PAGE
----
Hartford school children, and all children in Connecticut, deserve the best public schools possible.  Because of the history of racism and segregation in the State of Connecticut (see Sheff vs O’Neill), every Hartford school should be a magnet school or better.  Same in New Haven—but the primary beneficiaries of the finest facilities and teachers should be first and foremost the children who have suffered and continue to suffer the effects of poverty and segregation.  We would see real change that way.  There will be no permanent, meaningful change with charter schools.  Christina Kishimoto should look at how much Washington, D.C. has to pay each time a charter school closes its doors—as 35% of Washington charters have done in the last 5 years.  Wait until Hartford starts seeing that phenomenon.

posted by: brutus2011 | May 4, 2012  12:00am

brutus2011

Superintendent Kishimoto and other education managers, both public and private, seek to maintain their power and control over the public education of our urban poor.

Public funds are not being used efficiently—far too little $$$ ends up in the classroom and far too much $$$ is absorbed by the layers of management above the classroom.

This is apparent to anyone who can read a budget and who has experience teaching in urban schools.

The real question is—how long are taxpayers going to allow this fiscal mismanagement to continue?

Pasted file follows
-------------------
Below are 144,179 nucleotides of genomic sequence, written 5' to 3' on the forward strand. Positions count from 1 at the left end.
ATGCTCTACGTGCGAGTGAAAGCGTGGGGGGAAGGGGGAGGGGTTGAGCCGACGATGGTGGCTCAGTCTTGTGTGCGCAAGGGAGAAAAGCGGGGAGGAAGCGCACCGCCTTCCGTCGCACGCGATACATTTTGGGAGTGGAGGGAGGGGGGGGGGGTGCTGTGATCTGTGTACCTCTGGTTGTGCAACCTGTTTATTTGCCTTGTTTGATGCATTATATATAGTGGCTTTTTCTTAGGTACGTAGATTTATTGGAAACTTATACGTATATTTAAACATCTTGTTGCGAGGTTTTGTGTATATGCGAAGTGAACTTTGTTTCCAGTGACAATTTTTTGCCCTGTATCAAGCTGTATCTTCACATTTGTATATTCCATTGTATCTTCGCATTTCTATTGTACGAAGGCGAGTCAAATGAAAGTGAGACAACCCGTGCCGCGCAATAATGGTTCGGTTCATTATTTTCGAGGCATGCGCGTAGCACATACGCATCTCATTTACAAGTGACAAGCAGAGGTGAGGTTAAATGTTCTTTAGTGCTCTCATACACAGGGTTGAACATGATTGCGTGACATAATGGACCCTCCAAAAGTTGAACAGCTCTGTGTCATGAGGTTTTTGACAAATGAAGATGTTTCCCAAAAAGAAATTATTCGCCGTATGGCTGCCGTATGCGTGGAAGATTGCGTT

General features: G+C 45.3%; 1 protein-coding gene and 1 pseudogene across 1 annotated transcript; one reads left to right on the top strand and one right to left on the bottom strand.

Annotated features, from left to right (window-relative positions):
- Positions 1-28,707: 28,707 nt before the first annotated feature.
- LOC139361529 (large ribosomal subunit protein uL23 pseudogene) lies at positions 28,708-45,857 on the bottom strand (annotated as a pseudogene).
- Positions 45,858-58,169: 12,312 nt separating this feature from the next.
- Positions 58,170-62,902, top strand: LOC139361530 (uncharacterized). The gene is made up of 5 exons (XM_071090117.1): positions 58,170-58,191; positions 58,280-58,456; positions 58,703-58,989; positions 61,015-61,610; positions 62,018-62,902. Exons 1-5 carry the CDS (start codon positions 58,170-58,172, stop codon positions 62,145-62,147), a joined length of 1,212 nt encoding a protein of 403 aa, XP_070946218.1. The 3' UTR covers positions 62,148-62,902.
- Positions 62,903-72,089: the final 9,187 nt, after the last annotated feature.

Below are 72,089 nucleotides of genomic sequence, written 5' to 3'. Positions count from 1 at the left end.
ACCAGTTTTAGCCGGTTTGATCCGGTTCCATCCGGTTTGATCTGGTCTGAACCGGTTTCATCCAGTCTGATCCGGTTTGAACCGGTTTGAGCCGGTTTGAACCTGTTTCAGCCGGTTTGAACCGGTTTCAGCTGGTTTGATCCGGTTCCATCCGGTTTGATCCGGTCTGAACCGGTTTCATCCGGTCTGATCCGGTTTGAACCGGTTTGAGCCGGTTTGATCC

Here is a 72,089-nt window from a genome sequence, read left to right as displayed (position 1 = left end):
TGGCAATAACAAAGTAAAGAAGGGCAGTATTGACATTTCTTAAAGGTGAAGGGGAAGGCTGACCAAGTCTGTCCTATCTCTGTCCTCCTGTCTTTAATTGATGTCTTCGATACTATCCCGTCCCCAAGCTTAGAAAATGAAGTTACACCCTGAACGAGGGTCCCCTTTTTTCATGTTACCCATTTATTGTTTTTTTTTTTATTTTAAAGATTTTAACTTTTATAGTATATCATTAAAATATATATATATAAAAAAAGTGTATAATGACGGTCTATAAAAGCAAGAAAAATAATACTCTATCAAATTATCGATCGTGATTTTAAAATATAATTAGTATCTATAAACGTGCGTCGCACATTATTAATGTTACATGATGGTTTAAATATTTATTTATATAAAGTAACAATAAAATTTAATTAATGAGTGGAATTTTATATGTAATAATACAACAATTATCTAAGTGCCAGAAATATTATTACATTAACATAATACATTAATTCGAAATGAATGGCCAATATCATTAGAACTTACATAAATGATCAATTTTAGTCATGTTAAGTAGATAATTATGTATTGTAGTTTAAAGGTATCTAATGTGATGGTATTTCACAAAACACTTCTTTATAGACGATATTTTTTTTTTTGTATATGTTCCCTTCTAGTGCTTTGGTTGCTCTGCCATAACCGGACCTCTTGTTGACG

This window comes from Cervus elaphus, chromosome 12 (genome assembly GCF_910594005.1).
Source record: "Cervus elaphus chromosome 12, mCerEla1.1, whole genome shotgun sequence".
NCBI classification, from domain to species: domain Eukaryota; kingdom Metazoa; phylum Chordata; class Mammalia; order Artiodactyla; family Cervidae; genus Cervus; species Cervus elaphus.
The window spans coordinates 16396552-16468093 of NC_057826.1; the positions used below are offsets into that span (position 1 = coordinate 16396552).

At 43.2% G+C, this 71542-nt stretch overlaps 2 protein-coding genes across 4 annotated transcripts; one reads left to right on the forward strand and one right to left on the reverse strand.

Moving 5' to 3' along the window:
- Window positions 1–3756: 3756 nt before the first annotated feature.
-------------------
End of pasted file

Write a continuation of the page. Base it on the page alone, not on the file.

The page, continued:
posted by: ctperson13 | May 4, 2012  1:59pm

It’s no surprise that Kishimoto—the Adamowski crony—would support this opinion. Charter schools are NOT public schools, though they do utilize public funding. They put public funding into the hands of private individuals who are then free to funnel it into the hands of high-paid administrators and corporate backers. Yes, education reform is a nationwide trend—a tend that needs to be STOPPED in CT! As another poster points out, where these “reforms” have been in place long enough (Washington D.C.)—we are beginning to see how ineffective they really are. These “reformers” come in, pull as much cash out as they can, move out, and watch the whole thing go to hell.

posted by: Noteworthy | May 4, 2012  4:13pm

Perhaps the reason for her letter is that she like her predecessor Adamowski, is positioning herself to ride the reform pony to the bank. No charter schools are not public schools. All one needs to do is look at New Haven’s BOE budget - which supports the charters with some part time people and money, but that’s it. In fact, they are listed in the budget as NON-PUBLIC SCHOOLs. What the charter chums will say and do to get their way and add to that commissioner’s network of free no-bid school management contracts worth tens of millions of dollars is really amazing.